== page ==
The Governor's Office of State Planning and Budgeting has directed most state agencies to pare more than $43 million in general and cash funds from their 2019-20 budgets. But that's only the start — the budget office warns that revenue reductions may continue for the next three years.
The budget cuts will be a tall order for agencies that are less than three months from the end of the fiscal year. Most hard hit: the Department of Health Care Policy and Financing, which has been given a target of $20 million.
To put those numbers into perspective, that's equivalent to an $80 million cut for an entire fiscal year.
Few agencies are spared. Human Services has a goal of $16.8 million; Public Safety, $1.2 million and Corrections, $800,000, at a time when the agency is struggling to find (and pay for) beds in the wake of the closure of the Cheyenne Mountain Re-entry Center, which closed for good on March 7.
Even the state Department of Public Health and Environment, the lead agency for dealing with COVID-19, isn't spared: their cut is $217,842.
Among the agencies exempted from cuts: agriculture, transportation, labor and employment and judicial, as well as the constitutional offices: treasury, secretary of state and law/attorney general.
The governor's office has a $1.3 million target*.
The March 30 OSPB memo doesn't stop at providing budget targets. It also discourages agencies from hiring, either for vacant or new positions, and instructs agencies to delay entering into new contracts unless those contracts "supply critical necessary work." Contracts that are no longer essential should be terminated, the memo said.
Agencies also should hold off on implementing programs that came out of legislation in the 2018 and 2019 sessions, the memo said, and if an executive order is needed to accomplish that, ask for it.
Existing grants that have not been awarded or disbursed should be put on hold, as should capital or information technology projects.
"Once non-essential funds and commitments go out the door, resources are hard to reclaim," the memo concludes. "Departments must act now to ensure the State is prepared to manage what may be a minimum of three years of revenue reductions."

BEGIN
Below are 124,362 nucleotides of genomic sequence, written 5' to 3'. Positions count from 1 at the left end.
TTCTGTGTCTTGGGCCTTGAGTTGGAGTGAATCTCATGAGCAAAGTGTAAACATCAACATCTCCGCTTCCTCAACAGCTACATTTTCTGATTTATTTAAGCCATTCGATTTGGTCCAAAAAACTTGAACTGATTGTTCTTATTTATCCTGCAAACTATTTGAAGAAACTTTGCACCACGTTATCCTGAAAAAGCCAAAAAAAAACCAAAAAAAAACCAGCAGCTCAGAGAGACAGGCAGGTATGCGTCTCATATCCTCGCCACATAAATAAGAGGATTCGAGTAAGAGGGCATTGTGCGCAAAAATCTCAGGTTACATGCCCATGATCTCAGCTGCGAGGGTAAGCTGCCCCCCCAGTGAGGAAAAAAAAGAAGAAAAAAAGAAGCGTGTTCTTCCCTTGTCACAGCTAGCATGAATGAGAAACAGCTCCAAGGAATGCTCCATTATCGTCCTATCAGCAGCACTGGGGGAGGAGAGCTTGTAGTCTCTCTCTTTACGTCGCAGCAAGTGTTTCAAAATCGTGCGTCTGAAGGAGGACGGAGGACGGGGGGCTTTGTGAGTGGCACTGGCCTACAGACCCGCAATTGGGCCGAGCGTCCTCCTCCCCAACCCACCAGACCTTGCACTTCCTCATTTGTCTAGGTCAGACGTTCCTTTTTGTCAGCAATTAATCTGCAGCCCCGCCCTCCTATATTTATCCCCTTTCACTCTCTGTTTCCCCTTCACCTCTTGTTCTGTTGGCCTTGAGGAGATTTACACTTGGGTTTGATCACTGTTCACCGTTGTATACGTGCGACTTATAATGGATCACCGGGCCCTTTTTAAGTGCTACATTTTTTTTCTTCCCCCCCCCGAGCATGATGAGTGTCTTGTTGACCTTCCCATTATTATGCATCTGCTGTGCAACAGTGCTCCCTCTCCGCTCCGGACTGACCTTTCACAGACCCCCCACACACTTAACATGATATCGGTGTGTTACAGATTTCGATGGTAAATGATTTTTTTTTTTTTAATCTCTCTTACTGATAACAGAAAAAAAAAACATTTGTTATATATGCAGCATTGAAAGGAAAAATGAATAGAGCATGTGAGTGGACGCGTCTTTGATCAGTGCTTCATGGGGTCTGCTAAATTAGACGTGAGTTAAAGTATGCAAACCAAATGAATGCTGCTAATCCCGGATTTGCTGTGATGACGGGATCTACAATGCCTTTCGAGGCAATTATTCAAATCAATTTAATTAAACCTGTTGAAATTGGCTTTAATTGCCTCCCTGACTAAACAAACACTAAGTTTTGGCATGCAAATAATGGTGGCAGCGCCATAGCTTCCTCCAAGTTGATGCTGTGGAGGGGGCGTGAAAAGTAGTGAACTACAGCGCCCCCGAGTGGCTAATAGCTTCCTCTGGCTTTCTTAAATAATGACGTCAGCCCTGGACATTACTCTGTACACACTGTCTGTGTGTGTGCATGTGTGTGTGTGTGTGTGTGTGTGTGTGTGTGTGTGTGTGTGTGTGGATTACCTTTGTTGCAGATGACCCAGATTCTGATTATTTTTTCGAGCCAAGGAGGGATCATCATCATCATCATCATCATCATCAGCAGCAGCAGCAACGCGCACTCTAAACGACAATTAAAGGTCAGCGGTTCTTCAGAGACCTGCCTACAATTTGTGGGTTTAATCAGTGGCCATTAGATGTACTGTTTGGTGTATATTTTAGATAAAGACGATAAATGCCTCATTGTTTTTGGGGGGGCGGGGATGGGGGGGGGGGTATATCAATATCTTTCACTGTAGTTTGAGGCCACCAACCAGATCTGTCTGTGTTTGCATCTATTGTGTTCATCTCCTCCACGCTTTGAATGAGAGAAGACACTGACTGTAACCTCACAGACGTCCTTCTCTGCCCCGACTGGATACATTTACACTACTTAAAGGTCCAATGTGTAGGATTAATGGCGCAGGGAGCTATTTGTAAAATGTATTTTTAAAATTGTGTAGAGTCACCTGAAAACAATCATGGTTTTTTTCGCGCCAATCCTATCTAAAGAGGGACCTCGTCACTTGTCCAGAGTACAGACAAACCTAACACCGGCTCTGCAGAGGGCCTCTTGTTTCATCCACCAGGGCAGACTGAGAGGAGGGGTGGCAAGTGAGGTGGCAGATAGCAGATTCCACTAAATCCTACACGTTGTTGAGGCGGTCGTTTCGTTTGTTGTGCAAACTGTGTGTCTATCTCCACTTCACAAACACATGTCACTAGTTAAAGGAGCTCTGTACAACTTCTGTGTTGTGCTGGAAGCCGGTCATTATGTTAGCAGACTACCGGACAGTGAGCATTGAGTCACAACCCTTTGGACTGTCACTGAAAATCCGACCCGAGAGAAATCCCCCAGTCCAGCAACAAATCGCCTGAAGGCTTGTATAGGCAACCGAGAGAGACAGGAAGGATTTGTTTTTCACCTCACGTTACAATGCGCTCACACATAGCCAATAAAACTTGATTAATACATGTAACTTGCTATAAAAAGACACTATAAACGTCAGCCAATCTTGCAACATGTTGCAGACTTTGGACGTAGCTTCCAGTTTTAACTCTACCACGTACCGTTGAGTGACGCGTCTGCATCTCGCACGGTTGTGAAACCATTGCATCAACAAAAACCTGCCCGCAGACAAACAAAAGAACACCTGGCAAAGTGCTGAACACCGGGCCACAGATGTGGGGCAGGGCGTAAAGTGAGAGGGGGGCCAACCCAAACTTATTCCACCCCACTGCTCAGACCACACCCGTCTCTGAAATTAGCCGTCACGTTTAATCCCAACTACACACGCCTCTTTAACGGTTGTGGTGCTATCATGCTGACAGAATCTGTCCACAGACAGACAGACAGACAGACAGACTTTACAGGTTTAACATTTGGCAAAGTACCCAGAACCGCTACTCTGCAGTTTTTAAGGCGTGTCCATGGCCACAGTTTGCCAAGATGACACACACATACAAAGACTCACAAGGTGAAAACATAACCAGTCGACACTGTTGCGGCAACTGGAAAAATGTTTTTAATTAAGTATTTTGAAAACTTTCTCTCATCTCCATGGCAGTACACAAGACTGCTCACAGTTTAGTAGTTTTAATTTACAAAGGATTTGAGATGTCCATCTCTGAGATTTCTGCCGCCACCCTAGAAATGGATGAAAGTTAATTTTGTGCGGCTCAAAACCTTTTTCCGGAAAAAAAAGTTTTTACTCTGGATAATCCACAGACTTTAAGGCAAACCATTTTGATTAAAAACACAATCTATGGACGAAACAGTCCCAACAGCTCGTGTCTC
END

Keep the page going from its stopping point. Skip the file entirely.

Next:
The one caveat is that revenue reductions must not impact emergency spending, limit the ability of an agency to meet "Wildly Important Goals" (a term used by the Polis administration to talk about key strategies) nor reduce customer service for "public-facing technology and processes."
Several agencies contacted by Colorado Politics gave some indication of how they plan to manage those cuts, and whether they have any programs they intend to put on hold.
The Department of Human Services does have programs that could fit the criteria that seeks 2018 and 2019 programs to put on hold. Spokeswoman Madlynn Ruble said Friday that "we have many programs that fit the criteria, but at this time we don't know of any that will be delayed. We do not have a fully agreed upon plan" at this time, she said. As to the budget cut, the agency has not yet come up with a plan on how to manage it.
Corrections spokeswoman Annie Skinner said in an email that the department "typically reverts a small percentage of the annual general fund budget each fiscal year due to underutilization in budget lines set for specific expenditures." That should cover the cut, she explained. Corrections also does not have any programs tied to legislation from 2018 or 2019 that would meet the criteria "in a material way," hence, they will meet their reduction obligations "using other resources."
At Health Care Policy and Financing, the reductions will be covered by spending less on elective surgeries — already on hold due to executive orders from the governor — and dentistry, according to spokesman Marc Williams.
The directive comes in the wake of revenue forecasts on March 17 that said state revenues could be down more than $800 million from December 2019 projections. Numbers since then indicate a budget shortfall in 2020-21 of $2 billion to $3 billion, according to Speaker of the House KC Becker of Boulder, who spoke to reporters earlier Thursday.
"We can deal with the current budget year with reserves," Becker said, but writing the 2020-21 budget will be "incredibly difficult ... . Every week, the numbers get worse," she said, and how short the state will be changes from week to week. "We have at least a $2 billion shortfall" heading into the next budget year. "Where we will find $2 billion to $3 billion in cuts, that's what folks are working on right now."
Correction: a previous version left out the target for the governor's office.